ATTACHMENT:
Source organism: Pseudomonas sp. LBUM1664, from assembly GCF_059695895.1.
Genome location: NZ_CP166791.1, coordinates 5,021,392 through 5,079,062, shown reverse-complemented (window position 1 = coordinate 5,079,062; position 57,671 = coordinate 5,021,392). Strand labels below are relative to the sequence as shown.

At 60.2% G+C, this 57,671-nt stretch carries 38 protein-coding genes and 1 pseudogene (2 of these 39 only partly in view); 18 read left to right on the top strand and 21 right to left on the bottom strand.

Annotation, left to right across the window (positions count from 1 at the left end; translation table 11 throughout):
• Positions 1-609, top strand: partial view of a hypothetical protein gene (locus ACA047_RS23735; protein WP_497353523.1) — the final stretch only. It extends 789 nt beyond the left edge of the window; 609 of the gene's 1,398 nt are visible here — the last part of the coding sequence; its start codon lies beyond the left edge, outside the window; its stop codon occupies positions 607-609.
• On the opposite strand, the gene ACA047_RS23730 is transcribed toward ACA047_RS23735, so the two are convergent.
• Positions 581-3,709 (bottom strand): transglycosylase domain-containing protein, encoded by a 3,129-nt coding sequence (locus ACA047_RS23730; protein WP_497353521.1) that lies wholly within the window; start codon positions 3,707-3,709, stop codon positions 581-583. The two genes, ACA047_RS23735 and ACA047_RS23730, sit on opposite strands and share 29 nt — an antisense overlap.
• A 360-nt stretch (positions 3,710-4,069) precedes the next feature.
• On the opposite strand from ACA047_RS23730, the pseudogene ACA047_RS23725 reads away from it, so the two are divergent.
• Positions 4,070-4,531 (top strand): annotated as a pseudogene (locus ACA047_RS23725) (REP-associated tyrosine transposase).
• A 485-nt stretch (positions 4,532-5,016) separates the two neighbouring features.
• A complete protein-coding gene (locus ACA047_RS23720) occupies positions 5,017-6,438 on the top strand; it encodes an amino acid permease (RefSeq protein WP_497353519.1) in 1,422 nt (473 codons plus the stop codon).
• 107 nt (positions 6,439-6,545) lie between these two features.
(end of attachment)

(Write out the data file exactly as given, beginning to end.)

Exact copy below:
Source organism: Pseudomonas sp. LBUM1664, from assembly GCF_059695895.1.
Genome location: NZ_CP166791.1, coordinates 5,021,392 through 5,079,062, shown reverse-complemented (window position 1 = coordinate 5,079,062; position 57,671 = coordinate 5,021,392). Strand labels below are relative to the sequence as shown.

At 60.2% G+C, this 57,671-nt stretch carries 38 protein-coding genes and 1 pseudogene (2 of these 39 only partly in view); 18 read left to right on the top strand and 21 right to left on the bottom strand.

Annotation, left to right across the window (positions count from 1 at the left end; translation table 11 throughout):
• Positions 1-609, top strand: partial view of a hypothetical protein gene (locus ACA047_RS23735; protein WP_497353523.1) — the final stretch only. It extends 789 nt beyond the left edge of the window; 609 of the gene's 1,398 nt are visible here — the last part of the coding sequence; its start codon lies beyond the left edge, outside the window; its stop codon occupies positions 607-609.
• On the opposite strand, the gene ACA047_RS23730 is transcribed toward ACA047_RS23735, so the two are convergent.
• Positions 581-3,709 (bottom strand): transglycosylase domain-containing protein, encoded by a 3,129-nt coding sequence (locus ACA047_RS23730; protein WP_497353521.1) that lies wholly within the window; start codon positions 3,707-3,709, stop codon positions 581-583. The two genes, ACA047_RS23735 and ACA047_RS23730, sit on opposite strands and share 29 nt — an antisense overlap.
• A 360-nt stretch (positions 3,710-4,069) precedes the next feature.
• On the opposite strand from ACA047_RS23730, the pseudogene ACA047_RS23725 reads away from it, so the two are divergent.
• Positions 4,070-4,531 (top strand): annotated as a pseudogene (locus ACA047_RS23725) (REP-associated tyrosine transposase).
• A 485-nt stretch (positions 4,532-5,016) separates the two neighbouring features.
• A complete protein-coding gene (locus ACA047_RS23720) occupies positions 5,017-6,438 on the top strand; it encodes an amino acid permease (RefSeq protein WP_497353519.1) in 1,422 nt (473 codons plus the stop codon).
• 107 nt (positions 6,439-6,545) lie between these two features.